Virtual Arts Guide - Vol. 8

Curated by Advisory Company member Mike Fischer

Advisory Company member Mike Fischer is a dramaturg and former theater critic for the Milwaukee Journal Sentinel. This. Guy. Knows. Theater. We hope you'll enjoy his recommendations for the best arts-in-quarantine content.



This week’s selections offer plays as old as Molière’s Tartuffe and as new as a 2020 world premiere. But both these and the other selections this week suggest what Madisonians shuttling between Forward Theater (with a commitment to generally newer work) and American Players Theatre (with a commitment to generally older work) already know: Both classic and contemporary plays can and do speak to the way we live now.

Good plays, of whatever vintage, reveal an expansive, ongoing ability to tell us the truth about who we are, all we’re not, and everything we might yet be. That’s why we’ll never outgrow Shakespeare. But it’s also why attention must be paid to the current explosion of new work, in what’s rightly being called a Golden Age of playwriting.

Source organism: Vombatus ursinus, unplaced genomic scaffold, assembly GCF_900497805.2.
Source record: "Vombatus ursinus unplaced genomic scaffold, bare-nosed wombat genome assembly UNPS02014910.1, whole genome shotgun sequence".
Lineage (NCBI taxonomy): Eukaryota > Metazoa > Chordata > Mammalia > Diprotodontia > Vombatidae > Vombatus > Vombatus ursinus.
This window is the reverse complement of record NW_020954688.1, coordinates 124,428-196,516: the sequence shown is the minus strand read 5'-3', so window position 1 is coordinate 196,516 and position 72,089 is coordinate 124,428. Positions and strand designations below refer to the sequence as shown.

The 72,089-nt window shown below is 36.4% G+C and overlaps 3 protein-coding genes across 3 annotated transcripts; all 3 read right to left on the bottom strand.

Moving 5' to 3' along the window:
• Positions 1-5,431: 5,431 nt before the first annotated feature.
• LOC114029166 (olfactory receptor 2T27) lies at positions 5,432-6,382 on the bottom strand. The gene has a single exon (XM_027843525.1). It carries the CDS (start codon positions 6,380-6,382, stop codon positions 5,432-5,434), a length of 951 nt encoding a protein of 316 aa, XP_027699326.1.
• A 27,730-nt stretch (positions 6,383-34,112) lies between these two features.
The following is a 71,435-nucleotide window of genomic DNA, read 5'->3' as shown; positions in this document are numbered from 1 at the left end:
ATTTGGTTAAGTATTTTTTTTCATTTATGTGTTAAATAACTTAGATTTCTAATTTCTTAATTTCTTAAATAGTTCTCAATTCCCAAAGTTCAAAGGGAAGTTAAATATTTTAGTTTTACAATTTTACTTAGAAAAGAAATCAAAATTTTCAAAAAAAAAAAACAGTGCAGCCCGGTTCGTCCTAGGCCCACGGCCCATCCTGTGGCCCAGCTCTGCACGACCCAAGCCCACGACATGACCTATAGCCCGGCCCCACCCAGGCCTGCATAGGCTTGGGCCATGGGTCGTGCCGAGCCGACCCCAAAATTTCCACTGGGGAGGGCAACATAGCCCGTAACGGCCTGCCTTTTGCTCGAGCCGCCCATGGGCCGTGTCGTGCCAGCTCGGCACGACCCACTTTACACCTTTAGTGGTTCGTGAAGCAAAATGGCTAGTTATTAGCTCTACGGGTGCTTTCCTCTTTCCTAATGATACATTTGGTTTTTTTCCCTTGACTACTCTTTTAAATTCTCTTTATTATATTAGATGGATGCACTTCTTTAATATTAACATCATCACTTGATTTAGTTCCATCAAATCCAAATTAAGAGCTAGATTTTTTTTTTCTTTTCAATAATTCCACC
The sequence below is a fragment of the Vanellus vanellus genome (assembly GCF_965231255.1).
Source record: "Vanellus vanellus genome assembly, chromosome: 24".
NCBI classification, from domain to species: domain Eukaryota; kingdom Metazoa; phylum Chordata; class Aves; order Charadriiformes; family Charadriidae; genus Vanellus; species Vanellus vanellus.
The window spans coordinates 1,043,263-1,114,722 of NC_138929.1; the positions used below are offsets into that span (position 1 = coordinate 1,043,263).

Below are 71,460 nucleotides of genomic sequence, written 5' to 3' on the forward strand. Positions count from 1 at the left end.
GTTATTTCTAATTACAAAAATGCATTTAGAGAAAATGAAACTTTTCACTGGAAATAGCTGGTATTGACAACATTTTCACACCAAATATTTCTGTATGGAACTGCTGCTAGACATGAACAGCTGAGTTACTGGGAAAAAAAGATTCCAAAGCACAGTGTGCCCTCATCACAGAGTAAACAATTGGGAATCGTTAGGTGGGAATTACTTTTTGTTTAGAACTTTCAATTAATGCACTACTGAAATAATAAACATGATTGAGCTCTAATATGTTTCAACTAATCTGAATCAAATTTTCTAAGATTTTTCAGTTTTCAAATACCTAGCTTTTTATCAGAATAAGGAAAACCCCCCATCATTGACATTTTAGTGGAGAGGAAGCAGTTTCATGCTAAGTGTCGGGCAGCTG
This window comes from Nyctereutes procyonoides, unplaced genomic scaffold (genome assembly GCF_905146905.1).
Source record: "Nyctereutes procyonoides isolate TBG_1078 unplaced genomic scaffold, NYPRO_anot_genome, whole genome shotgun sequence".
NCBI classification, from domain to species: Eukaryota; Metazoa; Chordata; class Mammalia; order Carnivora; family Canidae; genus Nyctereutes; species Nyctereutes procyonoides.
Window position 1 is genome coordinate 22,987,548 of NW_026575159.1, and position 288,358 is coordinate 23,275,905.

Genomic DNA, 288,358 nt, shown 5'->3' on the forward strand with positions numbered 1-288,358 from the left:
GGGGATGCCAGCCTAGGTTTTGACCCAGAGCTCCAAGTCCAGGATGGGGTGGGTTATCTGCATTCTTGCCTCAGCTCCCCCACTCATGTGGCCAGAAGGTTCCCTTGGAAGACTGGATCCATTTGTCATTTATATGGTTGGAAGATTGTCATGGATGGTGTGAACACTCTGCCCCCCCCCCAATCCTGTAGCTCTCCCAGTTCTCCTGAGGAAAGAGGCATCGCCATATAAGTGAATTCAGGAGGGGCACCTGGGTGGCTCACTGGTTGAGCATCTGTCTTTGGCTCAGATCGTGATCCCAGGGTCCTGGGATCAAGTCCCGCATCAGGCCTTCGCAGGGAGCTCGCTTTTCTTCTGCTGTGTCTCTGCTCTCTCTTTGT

And, finally, it’s why director Igor Golyak (see pick 2 below) gets it exactly right in suggesting that Zoom and technologies like it are offering “a new door to the theater.” Half of this week’s picks involve Zoom productions. And while I haven’t yet seen one of them (it won’t go live until this coming Saturday; see pick 5 below), I can enthusiastically state that the other two (see picks 1 and 2 below) represent major advances in how theater artists are bringing us together, even as we remain apart.

As always, you can play your own role in being social while shrinking distance by sharing what current theater experiences excite you. You can reach me through Forward at or contact me directly at